THE RACONTEURS – YOU DON’T UNDERSTAND ME

I particularly enjoyed White on piano for You Don’t Understand Me, and the ragged glory of Carolina Drama, a murder ballad from the band’s sophomore release. Only Child, off the new disc, was also a concert standout.

THE RACONTEURS – STEADY AS SHE GOES

Gary Clark Jr. performing Sunday @ Railbird.

Sunday was more chill. Railbird allowed kids 10 and under to attend for free, so Maia and I brought our 7-year old, Isabella, with us to rampage across the hillsides.

Major props to the Fruit Bats. These Chicago boys were at their alt-folk best, throwing trippy vibes to a packed lawn at the Burl Stage. My priority show for the day was Gary Clark Jr. This Austin, TX, blues-guitarist menaced the stage with his trademark scowl, blistering out notes from his six-string sidearm. He was channeling a serious Curtis Mayfield vibe, in his wide-brimmed hat and sunglasses. The man was cool before the term was invented.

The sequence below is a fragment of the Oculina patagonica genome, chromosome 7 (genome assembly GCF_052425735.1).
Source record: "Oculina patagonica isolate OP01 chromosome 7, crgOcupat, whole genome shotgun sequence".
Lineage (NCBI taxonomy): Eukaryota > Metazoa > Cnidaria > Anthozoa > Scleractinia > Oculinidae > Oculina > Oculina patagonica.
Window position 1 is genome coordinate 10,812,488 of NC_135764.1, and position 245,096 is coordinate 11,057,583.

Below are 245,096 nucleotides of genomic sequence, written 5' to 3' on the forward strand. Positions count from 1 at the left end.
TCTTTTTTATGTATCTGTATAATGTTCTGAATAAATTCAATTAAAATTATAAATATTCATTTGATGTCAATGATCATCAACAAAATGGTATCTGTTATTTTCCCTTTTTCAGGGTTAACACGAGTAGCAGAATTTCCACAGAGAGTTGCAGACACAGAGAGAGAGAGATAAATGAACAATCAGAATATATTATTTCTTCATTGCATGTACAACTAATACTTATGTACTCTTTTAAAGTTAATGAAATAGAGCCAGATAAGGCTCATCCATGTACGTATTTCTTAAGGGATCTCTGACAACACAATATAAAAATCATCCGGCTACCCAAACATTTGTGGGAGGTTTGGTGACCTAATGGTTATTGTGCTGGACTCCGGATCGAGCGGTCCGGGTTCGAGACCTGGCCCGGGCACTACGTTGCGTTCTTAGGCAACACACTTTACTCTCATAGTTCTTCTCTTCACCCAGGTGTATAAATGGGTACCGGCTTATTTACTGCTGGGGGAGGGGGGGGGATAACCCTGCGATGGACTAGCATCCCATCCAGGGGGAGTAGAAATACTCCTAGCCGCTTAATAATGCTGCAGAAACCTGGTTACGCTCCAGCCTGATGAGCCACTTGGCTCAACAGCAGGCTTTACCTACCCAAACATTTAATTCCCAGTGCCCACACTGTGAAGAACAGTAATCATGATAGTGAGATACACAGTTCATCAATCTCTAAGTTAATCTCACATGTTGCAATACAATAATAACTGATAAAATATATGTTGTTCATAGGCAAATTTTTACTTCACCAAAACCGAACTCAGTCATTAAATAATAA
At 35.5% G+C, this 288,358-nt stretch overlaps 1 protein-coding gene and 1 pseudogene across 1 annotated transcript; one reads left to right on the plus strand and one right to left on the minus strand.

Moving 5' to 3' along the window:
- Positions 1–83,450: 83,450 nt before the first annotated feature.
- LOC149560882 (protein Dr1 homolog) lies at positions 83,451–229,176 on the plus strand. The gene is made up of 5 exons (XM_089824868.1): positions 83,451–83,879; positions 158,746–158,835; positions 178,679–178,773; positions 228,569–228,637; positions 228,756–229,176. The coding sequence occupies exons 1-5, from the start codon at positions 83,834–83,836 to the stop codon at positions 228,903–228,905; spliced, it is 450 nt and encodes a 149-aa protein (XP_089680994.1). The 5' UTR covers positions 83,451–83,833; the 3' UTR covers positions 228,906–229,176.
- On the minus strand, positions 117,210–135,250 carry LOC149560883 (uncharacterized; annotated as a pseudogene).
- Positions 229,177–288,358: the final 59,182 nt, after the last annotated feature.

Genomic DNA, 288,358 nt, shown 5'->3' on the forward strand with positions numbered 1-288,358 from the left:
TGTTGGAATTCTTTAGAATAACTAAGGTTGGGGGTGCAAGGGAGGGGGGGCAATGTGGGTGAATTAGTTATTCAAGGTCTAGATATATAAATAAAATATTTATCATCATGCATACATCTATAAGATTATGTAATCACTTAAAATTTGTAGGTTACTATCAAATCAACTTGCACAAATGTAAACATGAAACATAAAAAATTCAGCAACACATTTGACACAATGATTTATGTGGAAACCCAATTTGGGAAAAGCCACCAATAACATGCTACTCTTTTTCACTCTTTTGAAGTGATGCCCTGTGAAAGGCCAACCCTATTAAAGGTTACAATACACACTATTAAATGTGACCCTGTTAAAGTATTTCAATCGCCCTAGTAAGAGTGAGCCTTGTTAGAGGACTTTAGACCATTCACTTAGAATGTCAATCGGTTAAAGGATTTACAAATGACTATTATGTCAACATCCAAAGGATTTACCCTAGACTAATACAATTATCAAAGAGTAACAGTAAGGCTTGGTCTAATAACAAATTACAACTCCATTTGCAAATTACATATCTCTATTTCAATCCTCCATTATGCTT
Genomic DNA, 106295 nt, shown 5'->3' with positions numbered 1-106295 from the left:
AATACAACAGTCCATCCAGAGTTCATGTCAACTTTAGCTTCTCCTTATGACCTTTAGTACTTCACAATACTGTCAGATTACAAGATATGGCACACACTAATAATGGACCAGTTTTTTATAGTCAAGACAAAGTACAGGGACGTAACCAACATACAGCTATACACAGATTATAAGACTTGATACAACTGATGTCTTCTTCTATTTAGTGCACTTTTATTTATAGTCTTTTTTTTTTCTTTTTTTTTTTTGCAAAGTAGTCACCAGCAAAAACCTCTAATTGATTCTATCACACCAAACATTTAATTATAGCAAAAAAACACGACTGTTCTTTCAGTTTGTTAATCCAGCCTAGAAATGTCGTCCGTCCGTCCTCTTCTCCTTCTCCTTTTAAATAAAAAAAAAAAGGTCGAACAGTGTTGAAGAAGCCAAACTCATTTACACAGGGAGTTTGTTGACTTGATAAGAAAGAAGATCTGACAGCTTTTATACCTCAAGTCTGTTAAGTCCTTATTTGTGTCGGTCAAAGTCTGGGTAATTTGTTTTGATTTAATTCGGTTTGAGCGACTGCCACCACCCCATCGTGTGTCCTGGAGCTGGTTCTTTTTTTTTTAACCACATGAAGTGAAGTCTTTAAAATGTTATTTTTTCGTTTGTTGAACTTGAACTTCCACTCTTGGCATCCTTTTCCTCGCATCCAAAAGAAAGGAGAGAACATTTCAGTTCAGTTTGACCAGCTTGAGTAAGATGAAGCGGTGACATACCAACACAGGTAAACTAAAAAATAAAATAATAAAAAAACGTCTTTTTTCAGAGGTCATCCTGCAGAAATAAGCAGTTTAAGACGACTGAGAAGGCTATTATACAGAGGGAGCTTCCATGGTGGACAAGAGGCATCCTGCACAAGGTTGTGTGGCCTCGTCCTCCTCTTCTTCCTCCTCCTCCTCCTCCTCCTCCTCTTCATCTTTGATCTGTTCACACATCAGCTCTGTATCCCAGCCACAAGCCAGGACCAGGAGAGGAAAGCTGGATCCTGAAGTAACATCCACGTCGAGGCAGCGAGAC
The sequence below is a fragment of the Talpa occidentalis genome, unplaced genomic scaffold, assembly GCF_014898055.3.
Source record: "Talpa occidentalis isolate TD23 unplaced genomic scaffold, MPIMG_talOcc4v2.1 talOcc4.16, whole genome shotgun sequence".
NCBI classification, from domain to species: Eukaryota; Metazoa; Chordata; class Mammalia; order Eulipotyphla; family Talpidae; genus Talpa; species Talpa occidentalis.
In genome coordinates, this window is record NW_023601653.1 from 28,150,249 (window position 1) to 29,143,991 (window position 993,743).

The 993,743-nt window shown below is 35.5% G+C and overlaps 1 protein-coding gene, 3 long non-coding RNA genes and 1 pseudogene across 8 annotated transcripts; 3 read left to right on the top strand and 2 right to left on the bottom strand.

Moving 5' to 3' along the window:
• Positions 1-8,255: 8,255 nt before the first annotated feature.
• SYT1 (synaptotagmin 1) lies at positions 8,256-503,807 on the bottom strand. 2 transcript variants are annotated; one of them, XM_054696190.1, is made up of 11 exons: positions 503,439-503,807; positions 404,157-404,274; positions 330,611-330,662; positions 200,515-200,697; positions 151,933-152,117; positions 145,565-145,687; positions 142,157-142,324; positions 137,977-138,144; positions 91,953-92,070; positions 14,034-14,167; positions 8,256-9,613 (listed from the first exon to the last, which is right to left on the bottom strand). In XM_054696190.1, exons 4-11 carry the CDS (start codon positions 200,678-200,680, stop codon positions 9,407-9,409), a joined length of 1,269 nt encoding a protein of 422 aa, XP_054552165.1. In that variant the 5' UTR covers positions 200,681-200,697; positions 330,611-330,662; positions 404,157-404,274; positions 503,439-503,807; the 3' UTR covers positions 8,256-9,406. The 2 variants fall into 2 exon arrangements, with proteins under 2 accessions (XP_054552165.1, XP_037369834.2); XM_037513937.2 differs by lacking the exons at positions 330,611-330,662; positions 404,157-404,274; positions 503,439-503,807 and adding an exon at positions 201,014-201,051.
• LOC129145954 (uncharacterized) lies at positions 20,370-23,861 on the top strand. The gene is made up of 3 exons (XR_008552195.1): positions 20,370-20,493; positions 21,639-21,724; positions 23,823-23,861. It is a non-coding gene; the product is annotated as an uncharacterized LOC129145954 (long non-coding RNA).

GARY CLARK JR. – COME TOGETHER

Honorable mentions go to St. Paul and the Broken Bones, Lucinda Williams and the festival closing act, Hozier. This Irish vocalist gave expansive renditions of his pop ballads, blending layers of sound and voice perfect for display at a large outdoor venue.

Hands down my surprise performance of the festival and arguably favorite set belonged to Kentucky’s own Tyler Childers. Each song seemed to have a building drama to it, with signature catch lines the crowd knew well. These were narrative-driven tales, mixing bluegrass, with country, folk and Americana rock.

TYLER CHILDERS – WHITEHOUSE ROAD

Isabella rocking out @ Railbird.